By Vibrant Dot Staff
It’s no news that China’s top ranking officials own huge amounts of offshore wealth. Still, a recent report revealing details of high-profile Chinese leaders’ family assets in Hong Kong caused a public outcry in China.
Xi Jinping and two other members of the Politburo Standing Committee, the Chinese Communist Party’s (CCP’s) most powerful body, have family members who own luxury homes worth more than $51 million in Hong Kong, according to the New York Times.
In 2009, Xi’s niece, Zhang Yannan, bought a $19.3 million villa in Repulse Bay, one of the most expensive neighbourhoods in Hong Kong.
Daughter of Wang Yang, the fourth ranked official of the party, is a former senior executive with the Deutsche Bank in Hong Kong. She purchased a $2 million residence in Hong Kong.
The most noteworthy is probably Li Qianxin, the elder daughter of the party’s third most powerful politician Li Zhanshu, who has quietly built herself an empire of wealth in Hong Kong.
Li Qianxin currently serves as the chairman of CCB International Asset Management, the investment banking arm of China Construction Bank. In 2013, she purchased a four-storey townhouse on Stanley Waterfront for $15 million through Century Joy Holdings, a company she had registered in Hong Kong and set up in the British Virgin Islands — a top tax haven.
Li Qianxin’s partner, Singaporean businessman Chua Hwa Por, owned a racehorse named Limitless in Hong Kong at the young age of 31. In 2017, Chua undertook a few major acquisitions, including acquiring Tai United Holdings, an investment holding company listed on the Hong Kong Stock Exchange. Through Tai United, Chua purchased a large stake in the prestigious Peninsula Hong Kong and the 79th floor of a landmark skyscraper.
When Chua’s acquisitions and his connections with Li Zhanshu were revealed to the public by Hong Kong’s Apple Daily, Chua soon resigned from the company.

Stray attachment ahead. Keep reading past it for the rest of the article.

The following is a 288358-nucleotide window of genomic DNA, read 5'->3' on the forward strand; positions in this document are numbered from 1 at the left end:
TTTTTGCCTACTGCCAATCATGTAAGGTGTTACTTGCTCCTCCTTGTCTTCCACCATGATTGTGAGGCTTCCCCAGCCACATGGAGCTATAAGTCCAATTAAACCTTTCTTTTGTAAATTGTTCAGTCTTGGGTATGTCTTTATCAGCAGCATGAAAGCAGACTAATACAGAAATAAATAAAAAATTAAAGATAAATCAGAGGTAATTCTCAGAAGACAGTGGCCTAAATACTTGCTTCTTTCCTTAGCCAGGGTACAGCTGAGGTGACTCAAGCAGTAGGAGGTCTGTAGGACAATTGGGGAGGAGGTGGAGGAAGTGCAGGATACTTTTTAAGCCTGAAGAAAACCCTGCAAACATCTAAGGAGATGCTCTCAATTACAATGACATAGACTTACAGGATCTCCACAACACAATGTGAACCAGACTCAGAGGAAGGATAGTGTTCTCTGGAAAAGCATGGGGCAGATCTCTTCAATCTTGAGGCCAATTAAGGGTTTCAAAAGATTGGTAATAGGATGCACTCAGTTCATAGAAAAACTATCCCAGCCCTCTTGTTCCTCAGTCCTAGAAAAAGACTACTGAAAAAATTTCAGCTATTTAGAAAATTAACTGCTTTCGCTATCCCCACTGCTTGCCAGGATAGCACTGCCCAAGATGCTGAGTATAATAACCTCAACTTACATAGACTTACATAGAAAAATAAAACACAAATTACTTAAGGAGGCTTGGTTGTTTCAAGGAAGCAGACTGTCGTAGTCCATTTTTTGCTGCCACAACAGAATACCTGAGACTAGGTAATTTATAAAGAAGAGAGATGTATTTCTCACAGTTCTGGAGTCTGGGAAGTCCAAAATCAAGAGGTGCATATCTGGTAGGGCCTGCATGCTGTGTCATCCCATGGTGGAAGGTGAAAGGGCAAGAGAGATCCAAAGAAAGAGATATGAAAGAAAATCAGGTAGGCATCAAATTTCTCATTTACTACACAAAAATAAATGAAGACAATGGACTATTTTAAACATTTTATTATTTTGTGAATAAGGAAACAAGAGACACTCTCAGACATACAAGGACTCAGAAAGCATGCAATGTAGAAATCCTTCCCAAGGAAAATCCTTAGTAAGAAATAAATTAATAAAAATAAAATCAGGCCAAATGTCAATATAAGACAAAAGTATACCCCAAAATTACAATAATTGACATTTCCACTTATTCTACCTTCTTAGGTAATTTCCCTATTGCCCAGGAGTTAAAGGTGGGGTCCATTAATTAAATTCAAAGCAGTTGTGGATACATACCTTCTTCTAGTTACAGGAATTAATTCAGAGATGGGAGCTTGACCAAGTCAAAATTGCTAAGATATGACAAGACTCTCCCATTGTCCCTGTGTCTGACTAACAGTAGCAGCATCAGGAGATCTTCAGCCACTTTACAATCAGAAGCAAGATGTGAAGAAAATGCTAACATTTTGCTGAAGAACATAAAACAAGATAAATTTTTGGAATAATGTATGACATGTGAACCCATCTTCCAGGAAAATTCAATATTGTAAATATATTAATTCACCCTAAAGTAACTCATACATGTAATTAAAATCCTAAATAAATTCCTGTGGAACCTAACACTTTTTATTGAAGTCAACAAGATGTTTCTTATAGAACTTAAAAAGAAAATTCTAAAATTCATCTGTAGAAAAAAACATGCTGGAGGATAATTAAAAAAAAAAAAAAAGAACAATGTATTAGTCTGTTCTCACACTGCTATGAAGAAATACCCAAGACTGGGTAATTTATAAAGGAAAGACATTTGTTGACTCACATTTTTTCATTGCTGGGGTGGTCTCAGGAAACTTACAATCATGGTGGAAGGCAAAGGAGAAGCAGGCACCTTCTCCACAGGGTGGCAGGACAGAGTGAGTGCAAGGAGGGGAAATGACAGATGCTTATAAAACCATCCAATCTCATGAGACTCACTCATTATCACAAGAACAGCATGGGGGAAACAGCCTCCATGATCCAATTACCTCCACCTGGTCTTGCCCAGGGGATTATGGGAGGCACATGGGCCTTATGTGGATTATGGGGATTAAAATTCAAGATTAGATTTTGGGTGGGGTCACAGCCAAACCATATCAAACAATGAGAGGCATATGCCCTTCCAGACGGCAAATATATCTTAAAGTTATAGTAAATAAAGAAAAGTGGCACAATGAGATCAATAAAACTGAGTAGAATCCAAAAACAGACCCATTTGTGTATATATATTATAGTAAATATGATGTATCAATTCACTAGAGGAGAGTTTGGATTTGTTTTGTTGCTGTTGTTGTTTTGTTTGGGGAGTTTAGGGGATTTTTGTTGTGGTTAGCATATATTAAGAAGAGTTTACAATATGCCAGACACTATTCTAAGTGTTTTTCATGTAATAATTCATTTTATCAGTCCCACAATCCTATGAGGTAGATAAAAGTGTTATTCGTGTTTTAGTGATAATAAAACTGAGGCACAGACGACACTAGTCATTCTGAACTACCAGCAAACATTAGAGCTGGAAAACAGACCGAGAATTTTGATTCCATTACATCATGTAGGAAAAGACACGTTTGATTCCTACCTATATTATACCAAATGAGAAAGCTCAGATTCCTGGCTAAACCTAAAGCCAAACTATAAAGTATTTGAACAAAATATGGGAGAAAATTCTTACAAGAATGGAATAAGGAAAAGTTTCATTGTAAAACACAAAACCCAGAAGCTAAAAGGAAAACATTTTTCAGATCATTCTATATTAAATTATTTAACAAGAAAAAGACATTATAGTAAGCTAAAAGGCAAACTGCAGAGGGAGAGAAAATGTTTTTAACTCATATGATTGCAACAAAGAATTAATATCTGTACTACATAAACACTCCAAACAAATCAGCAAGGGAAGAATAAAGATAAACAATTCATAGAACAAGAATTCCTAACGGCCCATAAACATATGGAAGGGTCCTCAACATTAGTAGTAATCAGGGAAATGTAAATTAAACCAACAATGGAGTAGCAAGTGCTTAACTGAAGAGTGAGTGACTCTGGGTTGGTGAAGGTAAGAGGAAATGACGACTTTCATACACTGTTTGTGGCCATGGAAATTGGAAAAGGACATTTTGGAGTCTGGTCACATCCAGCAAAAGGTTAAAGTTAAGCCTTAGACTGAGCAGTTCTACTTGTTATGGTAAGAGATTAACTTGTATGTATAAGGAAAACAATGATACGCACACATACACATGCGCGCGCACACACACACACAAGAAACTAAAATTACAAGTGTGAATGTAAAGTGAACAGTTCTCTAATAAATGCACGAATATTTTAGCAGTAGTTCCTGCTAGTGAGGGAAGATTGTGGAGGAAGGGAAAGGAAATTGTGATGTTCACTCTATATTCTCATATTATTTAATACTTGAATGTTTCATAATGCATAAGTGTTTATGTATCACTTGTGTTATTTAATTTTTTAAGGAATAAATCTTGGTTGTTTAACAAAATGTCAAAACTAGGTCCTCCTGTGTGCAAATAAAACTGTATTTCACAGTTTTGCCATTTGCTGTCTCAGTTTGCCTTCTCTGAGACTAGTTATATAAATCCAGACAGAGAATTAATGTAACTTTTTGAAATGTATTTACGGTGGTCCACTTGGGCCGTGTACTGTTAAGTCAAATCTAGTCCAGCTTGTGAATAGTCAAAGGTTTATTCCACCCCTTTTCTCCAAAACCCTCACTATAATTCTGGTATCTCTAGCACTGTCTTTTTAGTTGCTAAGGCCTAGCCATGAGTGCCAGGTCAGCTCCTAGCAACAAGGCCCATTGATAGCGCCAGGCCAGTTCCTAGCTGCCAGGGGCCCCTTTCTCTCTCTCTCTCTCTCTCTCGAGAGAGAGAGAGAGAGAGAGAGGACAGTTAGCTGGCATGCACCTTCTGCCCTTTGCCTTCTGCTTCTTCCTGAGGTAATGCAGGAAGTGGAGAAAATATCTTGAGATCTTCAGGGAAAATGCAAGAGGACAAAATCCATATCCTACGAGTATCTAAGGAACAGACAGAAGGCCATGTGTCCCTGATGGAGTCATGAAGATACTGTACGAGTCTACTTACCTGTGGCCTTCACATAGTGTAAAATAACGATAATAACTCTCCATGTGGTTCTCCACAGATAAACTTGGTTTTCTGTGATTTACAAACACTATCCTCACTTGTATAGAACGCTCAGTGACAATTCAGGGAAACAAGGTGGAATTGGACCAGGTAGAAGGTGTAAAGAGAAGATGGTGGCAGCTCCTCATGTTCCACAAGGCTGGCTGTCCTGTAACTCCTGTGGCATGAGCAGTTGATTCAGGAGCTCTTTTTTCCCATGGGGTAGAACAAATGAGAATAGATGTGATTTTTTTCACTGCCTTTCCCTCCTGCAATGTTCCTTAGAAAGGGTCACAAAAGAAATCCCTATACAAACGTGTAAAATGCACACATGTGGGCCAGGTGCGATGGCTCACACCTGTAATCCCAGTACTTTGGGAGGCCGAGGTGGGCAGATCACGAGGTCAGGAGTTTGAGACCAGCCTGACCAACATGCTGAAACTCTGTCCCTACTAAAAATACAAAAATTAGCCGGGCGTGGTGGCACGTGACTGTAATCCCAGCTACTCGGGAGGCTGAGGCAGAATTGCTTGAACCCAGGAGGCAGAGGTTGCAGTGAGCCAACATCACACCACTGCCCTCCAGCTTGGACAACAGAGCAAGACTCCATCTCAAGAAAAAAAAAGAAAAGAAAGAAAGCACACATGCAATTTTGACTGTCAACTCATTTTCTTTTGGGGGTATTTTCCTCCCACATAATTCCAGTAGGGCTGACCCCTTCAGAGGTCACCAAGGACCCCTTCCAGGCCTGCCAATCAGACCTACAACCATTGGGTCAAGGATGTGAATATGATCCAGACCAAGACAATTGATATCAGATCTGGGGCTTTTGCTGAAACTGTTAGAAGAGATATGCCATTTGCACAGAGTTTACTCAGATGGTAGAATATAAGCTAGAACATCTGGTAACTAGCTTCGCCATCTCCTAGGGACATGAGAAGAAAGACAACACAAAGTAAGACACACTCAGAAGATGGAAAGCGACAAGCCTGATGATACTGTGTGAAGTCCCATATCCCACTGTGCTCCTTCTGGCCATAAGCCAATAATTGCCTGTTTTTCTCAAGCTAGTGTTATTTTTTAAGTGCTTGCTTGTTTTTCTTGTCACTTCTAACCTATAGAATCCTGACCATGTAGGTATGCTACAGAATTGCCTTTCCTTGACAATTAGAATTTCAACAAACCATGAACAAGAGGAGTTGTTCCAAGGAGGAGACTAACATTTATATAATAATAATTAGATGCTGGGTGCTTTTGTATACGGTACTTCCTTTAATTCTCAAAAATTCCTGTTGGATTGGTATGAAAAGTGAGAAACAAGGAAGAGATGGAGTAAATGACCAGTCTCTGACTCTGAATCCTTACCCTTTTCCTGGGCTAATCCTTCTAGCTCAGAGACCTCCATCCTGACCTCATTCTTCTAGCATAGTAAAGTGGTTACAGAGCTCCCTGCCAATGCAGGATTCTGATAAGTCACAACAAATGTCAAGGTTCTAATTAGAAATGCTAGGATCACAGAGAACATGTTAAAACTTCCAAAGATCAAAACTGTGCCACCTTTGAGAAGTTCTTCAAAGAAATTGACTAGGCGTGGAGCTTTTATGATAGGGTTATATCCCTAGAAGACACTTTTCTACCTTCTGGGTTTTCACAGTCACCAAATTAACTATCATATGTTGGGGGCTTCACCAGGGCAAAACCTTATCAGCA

Potential Targets of US Sanctions
The release of information of these officials’ family wealth in Hong Kong to the media is intended to hint at the US who they should be including in their sanction list, according to Wen Zhao – an Ontario-based China analyst.
Among the most powerful figures in the party, Li Zhanshu might be at higher risk for being sanctioned.
Li is in charge of the National People’s Congress, China’s rubber-stamp legislature, which passed a draft resolution of the highly controversial national security law for Hong Kong in May. The draconian new law has now been put into effect in Hong Kong, putting freedom of speech at risk.
Targeting Li Zhanshu, a close ally of Xi Jinping, the extensive exposure of his family wealth could be the result of political infighting playing out. Analysts believe that this was retaliation from Zeng Qinghong, the number two official in the Jiang Zemin faction. Jiang, the former head of the CCP, is often seen as Xi Jinping’s top enemy within the party.
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Zeng Qinghong was appointed the head of the Hong Kong and Macau Affairs work team in 2003. Since he took power, China’s political elites and their assets have been continuously flowing into Hong Kong, which was believed to have caused skyrocketing property prices over the past 17 years.
Zeng is also often accused for driving Hong Kong into today’s chaos. When in office, he helped the CCP gain political control over Hong Kong by enticing Hong Kong’s rich and social elites with economic interests. The trade-offs ultimately, are the interests of the ordinary citizens.